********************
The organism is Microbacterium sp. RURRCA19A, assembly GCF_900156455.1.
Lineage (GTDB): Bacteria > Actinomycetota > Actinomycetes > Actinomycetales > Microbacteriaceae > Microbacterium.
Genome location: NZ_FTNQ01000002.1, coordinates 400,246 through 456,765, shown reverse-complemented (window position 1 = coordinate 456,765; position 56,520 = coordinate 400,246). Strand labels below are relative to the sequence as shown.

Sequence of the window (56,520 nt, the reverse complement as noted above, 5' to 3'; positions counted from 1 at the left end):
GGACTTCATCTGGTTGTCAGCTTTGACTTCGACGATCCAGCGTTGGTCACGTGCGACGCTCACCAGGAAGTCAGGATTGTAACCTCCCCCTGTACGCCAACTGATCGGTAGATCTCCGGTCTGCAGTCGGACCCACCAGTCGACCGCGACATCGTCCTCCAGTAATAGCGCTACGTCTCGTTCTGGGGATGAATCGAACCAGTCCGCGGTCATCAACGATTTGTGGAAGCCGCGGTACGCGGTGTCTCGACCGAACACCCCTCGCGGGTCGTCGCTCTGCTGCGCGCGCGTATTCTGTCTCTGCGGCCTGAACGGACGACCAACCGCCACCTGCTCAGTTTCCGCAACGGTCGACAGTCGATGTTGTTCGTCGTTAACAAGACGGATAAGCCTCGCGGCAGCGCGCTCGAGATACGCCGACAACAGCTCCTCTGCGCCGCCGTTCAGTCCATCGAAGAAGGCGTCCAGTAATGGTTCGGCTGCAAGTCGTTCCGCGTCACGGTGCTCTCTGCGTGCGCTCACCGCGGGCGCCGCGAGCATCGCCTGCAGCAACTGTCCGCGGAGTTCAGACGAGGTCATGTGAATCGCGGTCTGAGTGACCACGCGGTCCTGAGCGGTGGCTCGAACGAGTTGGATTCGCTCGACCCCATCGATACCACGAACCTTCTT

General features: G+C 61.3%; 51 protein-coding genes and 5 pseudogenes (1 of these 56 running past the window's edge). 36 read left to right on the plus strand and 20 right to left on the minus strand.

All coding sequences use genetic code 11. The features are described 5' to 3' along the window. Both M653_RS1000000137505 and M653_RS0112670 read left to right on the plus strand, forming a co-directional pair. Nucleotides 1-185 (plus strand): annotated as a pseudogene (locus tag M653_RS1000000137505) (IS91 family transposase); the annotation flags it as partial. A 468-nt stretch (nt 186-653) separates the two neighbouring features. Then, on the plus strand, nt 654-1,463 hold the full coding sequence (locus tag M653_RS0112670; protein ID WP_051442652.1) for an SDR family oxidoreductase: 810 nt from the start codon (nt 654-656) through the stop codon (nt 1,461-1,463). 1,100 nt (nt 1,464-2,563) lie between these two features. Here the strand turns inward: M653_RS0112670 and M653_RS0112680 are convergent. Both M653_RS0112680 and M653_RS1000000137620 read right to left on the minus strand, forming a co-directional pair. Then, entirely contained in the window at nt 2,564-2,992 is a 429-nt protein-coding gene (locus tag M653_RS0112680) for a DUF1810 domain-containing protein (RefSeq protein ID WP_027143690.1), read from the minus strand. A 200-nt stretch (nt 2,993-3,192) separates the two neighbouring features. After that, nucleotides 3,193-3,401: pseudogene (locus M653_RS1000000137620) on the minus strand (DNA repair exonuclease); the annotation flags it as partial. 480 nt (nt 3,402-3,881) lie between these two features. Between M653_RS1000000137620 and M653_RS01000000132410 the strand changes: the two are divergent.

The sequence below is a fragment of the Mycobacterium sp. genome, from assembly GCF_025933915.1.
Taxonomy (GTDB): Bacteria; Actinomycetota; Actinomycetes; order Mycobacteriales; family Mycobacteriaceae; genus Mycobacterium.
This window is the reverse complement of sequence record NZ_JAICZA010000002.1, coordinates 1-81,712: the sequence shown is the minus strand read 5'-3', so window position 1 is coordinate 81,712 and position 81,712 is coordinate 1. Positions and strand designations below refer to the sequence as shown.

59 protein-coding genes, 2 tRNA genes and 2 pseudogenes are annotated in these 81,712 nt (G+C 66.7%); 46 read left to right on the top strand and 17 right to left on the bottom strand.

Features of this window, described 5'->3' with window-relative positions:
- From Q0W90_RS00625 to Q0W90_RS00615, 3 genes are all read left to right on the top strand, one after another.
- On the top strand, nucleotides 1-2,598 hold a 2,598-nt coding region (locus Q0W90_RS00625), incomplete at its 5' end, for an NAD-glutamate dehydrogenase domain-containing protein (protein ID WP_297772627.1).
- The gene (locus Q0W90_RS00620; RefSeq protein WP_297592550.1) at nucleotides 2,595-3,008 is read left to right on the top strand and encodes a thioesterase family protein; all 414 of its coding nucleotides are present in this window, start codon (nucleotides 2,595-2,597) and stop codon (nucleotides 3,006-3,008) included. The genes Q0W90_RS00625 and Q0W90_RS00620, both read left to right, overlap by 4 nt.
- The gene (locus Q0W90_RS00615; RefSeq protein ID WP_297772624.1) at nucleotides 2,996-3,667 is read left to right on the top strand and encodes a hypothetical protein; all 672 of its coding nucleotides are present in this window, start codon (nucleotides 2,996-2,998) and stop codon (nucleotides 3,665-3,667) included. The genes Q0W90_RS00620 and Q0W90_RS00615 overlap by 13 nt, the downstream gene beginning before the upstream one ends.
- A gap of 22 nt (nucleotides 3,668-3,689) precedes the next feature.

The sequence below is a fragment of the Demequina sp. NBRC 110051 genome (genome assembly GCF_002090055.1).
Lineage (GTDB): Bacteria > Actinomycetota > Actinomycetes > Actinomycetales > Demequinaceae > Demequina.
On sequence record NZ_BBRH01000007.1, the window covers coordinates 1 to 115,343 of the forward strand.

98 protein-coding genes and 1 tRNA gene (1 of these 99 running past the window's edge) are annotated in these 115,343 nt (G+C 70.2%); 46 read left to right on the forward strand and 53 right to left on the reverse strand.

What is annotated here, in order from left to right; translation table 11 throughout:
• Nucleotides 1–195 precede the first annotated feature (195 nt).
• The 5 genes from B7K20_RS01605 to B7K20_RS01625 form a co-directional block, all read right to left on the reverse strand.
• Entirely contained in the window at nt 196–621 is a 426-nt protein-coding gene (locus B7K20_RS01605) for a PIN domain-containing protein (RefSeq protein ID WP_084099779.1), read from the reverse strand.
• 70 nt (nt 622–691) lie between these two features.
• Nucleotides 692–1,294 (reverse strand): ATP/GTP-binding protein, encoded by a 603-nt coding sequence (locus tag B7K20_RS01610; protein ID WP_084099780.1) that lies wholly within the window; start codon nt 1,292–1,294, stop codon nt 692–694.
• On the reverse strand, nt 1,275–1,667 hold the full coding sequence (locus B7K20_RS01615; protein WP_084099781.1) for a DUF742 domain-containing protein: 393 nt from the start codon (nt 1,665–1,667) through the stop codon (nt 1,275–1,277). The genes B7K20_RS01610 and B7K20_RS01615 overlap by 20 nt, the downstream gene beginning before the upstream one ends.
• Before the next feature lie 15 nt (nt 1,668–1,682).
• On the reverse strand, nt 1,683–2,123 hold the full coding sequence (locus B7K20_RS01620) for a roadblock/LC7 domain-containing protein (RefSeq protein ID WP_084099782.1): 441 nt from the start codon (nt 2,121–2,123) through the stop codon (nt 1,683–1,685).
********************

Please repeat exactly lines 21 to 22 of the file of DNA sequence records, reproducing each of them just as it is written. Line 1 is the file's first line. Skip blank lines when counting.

98 protein-coding genes and 1 tRNA gene (1 of these 99 running past the window's edge) are annotated in these 115,343 nt (G+C 70.2%); 46 read left to right on the forward strand and 53 right to left on the reverse strand.

What is annotated here, in order from left to right; translation table 11 throughout: